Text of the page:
Finally, FTP is used to estimate your maximal steady-state power, and this power seldom falls neatly at 1 hour in duration. Some riders can barely sustain this level of effort for 40 minutes while other, more highly conditioned athletes can do it for as long as 70 minutes. Regardless, a progressive, structured training plan can elevate your ability to sustain your FTP for longer and longer durations.
By completing your 8 or 20 Min Test, you will arrive at an actionable FTP that you can consistently base your training on moving forward. Your ability to express that FTP may vary, but it will grow closer and closer to that theoretical "hour power" the more you train
Takeaway: Your FTP may not actually represent your hour power, however, that does not change its utility as a training metric.
Q: Why did my FTP go down between phases?
So you've been working hard, you feel like you've been getting faster, but when you retested your FTP actually dropped...WHAT?!
There are a few reasons this can happen:
It is likely that you are carrying more fatigue in your legs than when you completed your initial FTP test. In these cases, your FTP actually has improved, but your fatigue is preventing you from demonstrating your gains. The best thing to do is give yourself an extra recovery day or two before trying that FTP test again
Poor Mental Preparation
Oftentimes, especially after an easy recovery week, we can feel a little "flat" both physically and mentally. Essentially, we've gotten used to the soft, comfortable rest week exercises and we've forgotten what it's like to be in the pain cave. If you think this could be the case, it might be better for you to switch your Tuesday and Thursday rides. In other words, you would test on Thursday after reminding your body what "real" training feels like.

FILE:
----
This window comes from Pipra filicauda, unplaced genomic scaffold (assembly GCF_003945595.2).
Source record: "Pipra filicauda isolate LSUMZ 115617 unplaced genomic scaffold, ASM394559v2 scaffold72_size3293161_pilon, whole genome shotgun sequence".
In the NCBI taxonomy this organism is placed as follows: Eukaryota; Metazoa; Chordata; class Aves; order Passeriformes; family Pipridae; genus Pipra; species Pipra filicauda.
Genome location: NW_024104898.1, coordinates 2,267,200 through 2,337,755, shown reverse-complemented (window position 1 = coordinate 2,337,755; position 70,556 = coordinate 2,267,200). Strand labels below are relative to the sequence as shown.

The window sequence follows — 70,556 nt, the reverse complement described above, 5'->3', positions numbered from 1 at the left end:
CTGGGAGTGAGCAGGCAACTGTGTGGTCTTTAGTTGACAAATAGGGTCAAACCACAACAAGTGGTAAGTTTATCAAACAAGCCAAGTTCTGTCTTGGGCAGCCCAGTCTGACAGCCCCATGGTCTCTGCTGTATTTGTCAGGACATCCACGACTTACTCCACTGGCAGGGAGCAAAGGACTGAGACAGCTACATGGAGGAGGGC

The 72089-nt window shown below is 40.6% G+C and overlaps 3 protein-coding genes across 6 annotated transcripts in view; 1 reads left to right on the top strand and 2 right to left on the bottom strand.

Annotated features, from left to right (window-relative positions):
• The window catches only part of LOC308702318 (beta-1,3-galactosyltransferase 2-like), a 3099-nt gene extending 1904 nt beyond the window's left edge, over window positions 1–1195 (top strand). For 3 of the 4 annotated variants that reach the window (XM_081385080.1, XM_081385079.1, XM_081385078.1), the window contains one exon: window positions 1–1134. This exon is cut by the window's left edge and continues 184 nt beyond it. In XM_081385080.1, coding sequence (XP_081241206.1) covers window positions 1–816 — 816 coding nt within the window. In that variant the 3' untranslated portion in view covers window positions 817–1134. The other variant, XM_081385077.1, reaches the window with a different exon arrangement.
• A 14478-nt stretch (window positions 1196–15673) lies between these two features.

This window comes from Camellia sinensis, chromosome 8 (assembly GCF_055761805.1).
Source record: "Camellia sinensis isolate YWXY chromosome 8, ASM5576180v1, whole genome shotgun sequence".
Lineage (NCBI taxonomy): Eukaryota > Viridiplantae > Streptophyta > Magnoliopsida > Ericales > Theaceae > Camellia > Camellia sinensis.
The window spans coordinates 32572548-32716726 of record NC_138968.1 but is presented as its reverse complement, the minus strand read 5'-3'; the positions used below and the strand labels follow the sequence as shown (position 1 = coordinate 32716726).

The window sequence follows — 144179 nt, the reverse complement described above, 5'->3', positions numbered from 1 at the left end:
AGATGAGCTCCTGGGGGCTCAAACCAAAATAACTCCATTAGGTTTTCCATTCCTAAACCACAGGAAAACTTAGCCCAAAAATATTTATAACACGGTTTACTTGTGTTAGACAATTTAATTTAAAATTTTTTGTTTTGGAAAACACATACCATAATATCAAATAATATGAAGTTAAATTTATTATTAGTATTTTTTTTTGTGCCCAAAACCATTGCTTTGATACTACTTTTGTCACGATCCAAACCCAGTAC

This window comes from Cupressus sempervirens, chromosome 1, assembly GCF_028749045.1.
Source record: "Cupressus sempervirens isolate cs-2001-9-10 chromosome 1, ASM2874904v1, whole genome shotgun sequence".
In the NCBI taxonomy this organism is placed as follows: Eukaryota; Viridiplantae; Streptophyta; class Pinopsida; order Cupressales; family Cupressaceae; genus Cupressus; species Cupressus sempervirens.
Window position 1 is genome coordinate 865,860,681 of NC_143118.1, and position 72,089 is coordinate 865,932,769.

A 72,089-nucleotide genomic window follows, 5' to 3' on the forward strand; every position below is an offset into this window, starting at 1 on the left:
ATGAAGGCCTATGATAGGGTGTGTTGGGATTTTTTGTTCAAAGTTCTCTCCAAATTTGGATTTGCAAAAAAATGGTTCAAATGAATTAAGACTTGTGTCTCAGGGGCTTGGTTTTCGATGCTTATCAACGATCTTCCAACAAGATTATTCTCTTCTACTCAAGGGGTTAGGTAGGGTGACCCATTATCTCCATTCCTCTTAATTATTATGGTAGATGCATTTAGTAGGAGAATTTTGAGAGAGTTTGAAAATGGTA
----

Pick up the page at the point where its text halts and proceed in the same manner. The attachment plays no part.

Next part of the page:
Going into an FTP test where you feel like you've made big gains, it's easy to overestimate yourself and burn yourself out too early. This will be easy to spot because when you look at your graph, you'll see that you started out like Chris Froome, but then the power started to drop steadily until you're putting out a fraction of your initial power. On the other end of the spectrum, if your power shoots up in the last few minutes, then you had too much left in the tank and your test results would have been higher if you were to pace more evenly throughout the interval. To solve this, simply look at the graph, identify your mistake, and attempt to flatten out your effort for the next time.
Had an Off Day
Work stress, family stress, poor sleep or any number of real-life struggles can wear you out and make it harder to perform your best. In these cases, just give it a few days and give it a try on a better day for you.
Performing an FTP assessment (or any highly demanding workout, for that matter) can be especially difficult on the heels of a recovery day. And while it’s a good idea to be rested and refreshed prior to assessing your fitness, many riders benefit from a “priming workout” the day prior. Adequately recovered riders often use these on the day preceding a race in the Specialty phase for the very same reason: to prepare the mind and body for the abuse to follow, and to do it without hampering freshness.
Takeaway: There are a variety of reasons why you may have had a bad FTP test, so don't freak out. Reflect on your performance and see what aspects were lacking and work to improve next time.
Q: How often should I test my FTP?
FTP is the benchmark that we use to customize your workouts to your current fitness level. As you train and get faster, your FTP increases, and it is important that the FTP set in TrainerRoad represents that increase. This is why testing is so important: it allows you to quantify your improvements and scale your workouts appropriately. That being said, FTP testing is hard on you both physically and mentally. Anytime you push yourself to your physical limits, you put considerable stress on your body. So what's the right balance?